A team of 40 Greenpeace activists today boarded the Norwegian flagged vessel MV "Star Harmonia", while it was entering the harbour of Livorno. The ship was said to be carrying several thousand tonnes of pulp from the companies Norske Skog and Canfor, both major buyers of Interfor wood extracted from British Columbia's Great Bear Rainforest.
Four swimmers placed themselves in front of the ship to prevent it from docking while others opened a banner: DO NOT DESTROY THE ANCIENT FORESTS. Other activists chained themselves to the buoys.
Italy is the fourth largest pulp importer from British Columbia, with annual imports for 191 million dollars said Sergio Baffoni from Greenpeace Italy. These pulps are destined for Italian paper mills producing goods such as paper tissues and toilet paper. We are literally flushing these last temperate rainforest down the toilet.. Greenpeace urges the Italian industry to stop using pulpwhich causes the destruction of ancient forests._Ž—
Ninety five percent of Interfor's (International Forest Products) operations include large-scale clearcutting of the last ancient forests of Canada, such as the Great Bear Rainforest. Last May, Interfor, together with another logging company, West Fraser, walked away from landmark negotiations on protecting the Great Bear Rainforest, and broke the moratorium on logging in intact areas. (1)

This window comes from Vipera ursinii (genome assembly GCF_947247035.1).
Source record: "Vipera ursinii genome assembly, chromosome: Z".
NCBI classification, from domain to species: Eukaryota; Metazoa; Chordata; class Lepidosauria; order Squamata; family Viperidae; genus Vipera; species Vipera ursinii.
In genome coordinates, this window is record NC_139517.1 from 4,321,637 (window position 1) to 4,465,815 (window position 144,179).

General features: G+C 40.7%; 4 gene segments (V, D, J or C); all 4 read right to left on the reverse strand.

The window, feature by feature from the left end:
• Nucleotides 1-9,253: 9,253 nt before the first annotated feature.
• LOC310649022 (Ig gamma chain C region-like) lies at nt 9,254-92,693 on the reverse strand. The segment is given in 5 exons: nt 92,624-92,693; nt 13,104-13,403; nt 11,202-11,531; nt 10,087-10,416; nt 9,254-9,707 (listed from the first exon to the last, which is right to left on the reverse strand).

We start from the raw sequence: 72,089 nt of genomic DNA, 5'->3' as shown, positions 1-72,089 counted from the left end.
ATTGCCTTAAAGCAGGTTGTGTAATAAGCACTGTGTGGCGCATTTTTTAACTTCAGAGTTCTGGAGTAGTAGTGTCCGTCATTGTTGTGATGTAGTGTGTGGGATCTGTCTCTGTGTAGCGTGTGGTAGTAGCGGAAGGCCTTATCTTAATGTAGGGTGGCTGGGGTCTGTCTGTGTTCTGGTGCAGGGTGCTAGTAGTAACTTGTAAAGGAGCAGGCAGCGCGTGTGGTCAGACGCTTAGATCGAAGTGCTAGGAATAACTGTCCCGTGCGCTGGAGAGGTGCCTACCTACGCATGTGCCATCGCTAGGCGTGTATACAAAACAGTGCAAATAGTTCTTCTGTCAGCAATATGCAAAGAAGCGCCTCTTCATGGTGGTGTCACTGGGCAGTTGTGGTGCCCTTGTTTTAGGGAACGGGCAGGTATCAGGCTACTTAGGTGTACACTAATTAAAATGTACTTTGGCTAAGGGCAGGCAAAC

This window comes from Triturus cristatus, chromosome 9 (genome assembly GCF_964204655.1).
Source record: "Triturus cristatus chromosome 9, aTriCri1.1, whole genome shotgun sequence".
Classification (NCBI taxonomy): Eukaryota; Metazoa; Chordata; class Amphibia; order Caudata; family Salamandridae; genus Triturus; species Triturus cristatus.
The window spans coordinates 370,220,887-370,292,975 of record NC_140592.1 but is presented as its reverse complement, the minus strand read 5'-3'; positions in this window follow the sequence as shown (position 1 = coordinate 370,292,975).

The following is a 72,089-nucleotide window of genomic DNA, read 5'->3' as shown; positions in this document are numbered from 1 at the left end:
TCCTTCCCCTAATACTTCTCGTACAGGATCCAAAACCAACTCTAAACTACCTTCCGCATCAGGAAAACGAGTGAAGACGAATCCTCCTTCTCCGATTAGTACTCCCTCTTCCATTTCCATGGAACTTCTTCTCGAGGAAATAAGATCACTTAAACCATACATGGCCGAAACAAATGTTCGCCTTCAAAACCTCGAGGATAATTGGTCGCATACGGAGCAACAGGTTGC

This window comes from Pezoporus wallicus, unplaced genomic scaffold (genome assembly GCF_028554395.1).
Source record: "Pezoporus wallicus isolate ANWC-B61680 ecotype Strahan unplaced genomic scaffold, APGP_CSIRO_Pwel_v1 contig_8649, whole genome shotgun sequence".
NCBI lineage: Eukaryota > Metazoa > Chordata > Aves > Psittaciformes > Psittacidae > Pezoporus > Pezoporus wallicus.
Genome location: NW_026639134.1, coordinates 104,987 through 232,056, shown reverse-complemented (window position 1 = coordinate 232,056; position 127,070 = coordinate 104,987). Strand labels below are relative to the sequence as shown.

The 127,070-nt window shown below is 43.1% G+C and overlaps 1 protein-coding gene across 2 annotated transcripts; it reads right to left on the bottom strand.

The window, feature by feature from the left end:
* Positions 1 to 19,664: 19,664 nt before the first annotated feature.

The Great Bear Rainforest is home to many threatened species. A unique habitat for black tailed deer, grey wolves, grizzly bears and a rare snow-white variation of the black bear called the Kermode or "Spirit Bear". Thanks to licences sold decades ago for just a few dollars, a small number of loggingcompanies are destroying one of the most extensive areas of rainforest remaining in the world, and its ecosystem.
Greenpeace has revealed that about 93% of timber supplied by this region is obtained through industrial "clearcutting" because it is fast, cheap and requires less labour. In many fragile rainforests this figure is as high as 97%. This process destroys the entire ecosystem of immense areas - at times more than 100 hectares of land.